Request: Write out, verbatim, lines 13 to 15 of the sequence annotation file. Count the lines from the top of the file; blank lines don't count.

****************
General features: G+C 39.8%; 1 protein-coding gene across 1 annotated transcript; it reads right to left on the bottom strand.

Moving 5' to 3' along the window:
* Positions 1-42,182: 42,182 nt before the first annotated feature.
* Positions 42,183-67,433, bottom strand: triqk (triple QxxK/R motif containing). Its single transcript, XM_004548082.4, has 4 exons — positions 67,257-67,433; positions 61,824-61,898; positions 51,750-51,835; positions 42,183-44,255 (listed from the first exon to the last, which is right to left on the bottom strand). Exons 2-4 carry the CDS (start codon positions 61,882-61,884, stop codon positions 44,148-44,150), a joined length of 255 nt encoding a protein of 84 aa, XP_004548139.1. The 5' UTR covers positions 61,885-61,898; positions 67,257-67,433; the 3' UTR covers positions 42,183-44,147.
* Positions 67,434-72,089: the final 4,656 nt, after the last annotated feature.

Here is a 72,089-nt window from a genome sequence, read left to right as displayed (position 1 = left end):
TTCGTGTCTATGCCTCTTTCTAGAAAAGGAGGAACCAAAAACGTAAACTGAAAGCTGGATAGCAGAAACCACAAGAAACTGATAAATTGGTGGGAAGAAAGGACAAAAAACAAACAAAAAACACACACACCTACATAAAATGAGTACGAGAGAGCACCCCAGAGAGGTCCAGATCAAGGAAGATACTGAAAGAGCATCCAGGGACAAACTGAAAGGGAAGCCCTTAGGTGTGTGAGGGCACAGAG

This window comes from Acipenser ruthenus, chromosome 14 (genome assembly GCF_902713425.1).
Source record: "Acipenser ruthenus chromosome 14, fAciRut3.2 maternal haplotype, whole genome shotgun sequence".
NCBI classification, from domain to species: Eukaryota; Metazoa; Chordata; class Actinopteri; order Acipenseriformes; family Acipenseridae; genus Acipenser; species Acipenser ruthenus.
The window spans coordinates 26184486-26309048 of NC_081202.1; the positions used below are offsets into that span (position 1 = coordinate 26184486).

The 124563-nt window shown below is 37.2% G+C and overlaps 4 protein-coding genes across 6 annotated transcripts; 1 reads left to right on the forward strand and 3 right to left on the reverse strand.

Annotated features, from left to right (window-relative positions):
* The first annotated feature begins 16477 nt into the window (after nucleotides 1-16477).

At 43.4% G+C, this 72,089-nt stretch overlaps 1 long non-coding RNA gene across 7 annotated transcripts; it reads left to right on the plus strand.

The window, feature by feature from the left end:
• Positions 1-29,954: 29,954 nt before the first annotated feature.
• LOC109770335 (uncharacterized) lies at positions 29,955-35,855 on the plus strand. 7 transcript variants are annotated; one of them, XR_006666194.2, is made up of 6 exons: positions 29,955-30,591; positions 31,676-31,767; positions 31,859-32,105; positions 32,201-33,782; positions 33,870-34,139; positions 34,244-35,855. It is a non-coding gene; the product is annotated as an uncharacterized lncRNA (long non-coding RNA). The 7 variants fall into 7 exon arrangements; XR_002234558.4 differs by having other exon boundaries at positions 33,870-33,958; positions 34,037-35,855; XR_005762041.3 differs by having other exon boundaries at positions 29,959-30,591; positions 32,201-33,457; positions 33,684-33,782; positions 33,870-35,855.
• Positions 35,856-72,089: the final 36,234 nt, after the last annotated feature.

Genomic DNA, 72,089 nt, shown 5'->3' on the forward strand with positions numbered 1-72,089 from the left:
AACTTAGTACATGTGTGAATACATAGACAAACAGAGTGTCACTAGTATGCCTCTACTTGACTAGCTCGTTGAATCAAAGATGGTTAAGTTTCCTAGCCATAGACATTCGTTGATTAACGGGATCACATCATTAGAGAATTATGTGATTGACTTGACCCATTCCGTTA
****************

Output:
Annotated features, from left to right (window-relative positions):
* The first annotated feature begins 16477 nt into the window (after nucleotides 1-16477).

At 43.4% G+C, this 72,089-nt stretch overlaps 1 long non-coding RNA gene across 7 annotated transcripts; it reads left to right on the plus strand.